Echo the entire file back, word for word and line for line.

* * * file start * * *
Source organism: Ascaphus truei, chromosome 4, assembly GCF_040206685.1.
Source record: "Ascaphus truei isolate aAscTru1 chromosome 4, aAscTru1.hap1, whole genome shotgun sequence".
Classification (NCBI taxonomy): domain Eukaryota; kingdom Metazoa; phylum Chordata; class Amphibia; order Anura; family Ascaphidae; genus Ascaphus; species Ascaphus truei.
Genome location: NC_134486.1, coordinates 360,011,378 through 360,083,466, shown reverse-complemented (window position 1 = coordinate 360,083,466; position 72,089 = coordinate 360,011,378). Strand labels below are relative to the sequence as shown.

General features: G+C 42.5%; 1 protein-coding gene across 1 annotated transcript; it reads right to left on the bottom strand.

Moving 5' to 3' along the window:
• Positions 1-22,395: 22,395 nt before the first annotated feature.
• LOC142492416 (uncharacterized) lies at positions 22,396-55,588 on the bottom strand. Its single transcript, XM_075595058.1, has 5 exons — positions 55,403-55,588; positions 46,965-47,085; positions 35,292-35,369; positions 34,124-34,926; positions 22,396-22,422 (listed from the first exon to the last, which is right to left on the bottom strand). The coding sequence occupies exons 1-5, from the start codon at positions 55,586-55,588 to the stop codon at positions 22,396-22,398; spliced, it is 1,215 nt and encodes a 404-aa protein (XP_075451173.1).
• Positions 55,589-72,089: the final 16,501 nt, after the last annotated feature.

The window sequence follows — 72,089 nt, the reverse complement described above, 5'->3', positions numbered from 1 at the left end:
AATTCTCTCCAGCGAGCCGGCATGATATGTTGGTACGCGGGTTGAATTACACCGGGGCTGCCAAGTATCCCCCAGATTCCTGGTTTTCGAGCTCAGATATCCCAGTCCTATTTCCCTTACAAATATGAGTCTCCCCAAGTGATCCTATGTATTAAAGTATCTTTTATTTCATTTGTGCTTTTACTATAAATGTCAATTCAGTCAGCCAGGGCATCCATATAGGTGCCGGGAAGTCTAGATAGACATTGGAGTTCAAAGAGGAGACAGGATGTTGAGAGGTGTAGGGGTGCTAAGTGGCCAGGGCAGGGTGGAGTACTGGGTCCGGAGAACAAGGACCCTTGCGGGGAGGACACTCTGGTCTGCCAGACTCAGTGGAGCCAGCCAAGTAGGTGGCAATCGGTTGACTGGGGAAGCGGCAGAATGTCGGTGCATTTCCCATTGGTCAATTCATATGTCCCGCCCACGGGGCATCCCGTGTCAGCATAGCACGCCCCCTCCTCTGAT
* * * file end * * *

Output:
Source organism: Ascaphus truei, chromosome 4, assembly GCF_040206685.1.
Source record: "Ascaphus truei isolate aAscTru1 chromosome 4, aAscTru1.hap1, whole genome shotgun sequence".
Classification (NCBI taxonomy): domain Eukaryota; kingdom Metazoa; phylum Chordata; class Amphibia; order Anura; family Ascaphidae; genus Ascaphus; species Ascaphus truei.
Genome location: NC_134486.1, coordinates 360,011,378 through 360,083,466, shown reverse-complemented (window position 1 = coordinate 360,083,466; position 72,089 = coordinate 360,011,378). Strand labels below are relative to the sequence as shown.

General features: G+C 42.5%; 1 protein-coding gene across 1 annotated transcript; it reads right to left on the bottom strand.

Moving 5' to 3' along the window:
• Positions 1-22,395: 22,395 nt before the first annotated feature.
• LOC142492416 (uncharacterized) lies at positions 22,396-55,588 on the bottom strand. Its single transcript, XM_075595058.1, has 5 exons — positions 55,403-55,588; positions 46,965-47,085; positions 35,292-35,369; positions 34,124-34,926; positions 22,396-22,422 (listed from the first exon to the last, which is right to left on the bottom strand). The coding sequence occupies exons 1-5, from the start codon at positions 55,586-55,588 to the stop codon at positions 22,396-22,398; spliced, it is 1,215 nt and encodes a 404-aa protein (XP_075451173.1).
• Positions 55,589-72,089: the final 16,501 nt, after the last annotated feature.

The window sequence follows — 72,089 nt, the reverse complement described above, 5'->3', positions numbered from 1 at the left end:
AATTCTCTCCAGCGAGCCGGCATGATATGTTGGTACGCGGGTTGAATTACACCGGGGCTGCCAAGTATCCCCCAGATTCCTGGTTTTCGAGCTCAGATATCCCAGTCCTATTTCCCTTACAAATATGAGTCTCCCCAAGTGATCCTATGTATTAAAGTATCTTTTATTTCATTTGTGCTTTTACTATAAATGTCAATTCAGTCAGCCAGGGCATCCATATAGGTGCCGGGAAGTCTAGATAGACATTGGAGTTCAAAGAGGAGACAGGATGTTGAGAGGTGTAGGGGTGCTAAGTGGCCAGGGCAGGGTGGAGTACTGGGTCCGGAGAACAAGGACCCTTGCGGGGAGGACACTCTGGTCTGCCAGACTCAGTGGAGCCAGCCAAGTAGGTGGCAATCGGTTGACTGGGGAAGCGGCAGAATGTCGGTGCATTTCCCATTGGTCAATTCATATGTCCCGCCCACGGGGCATCCCGTGTCAGCATAGCACGCCCCCTCCTCTGAT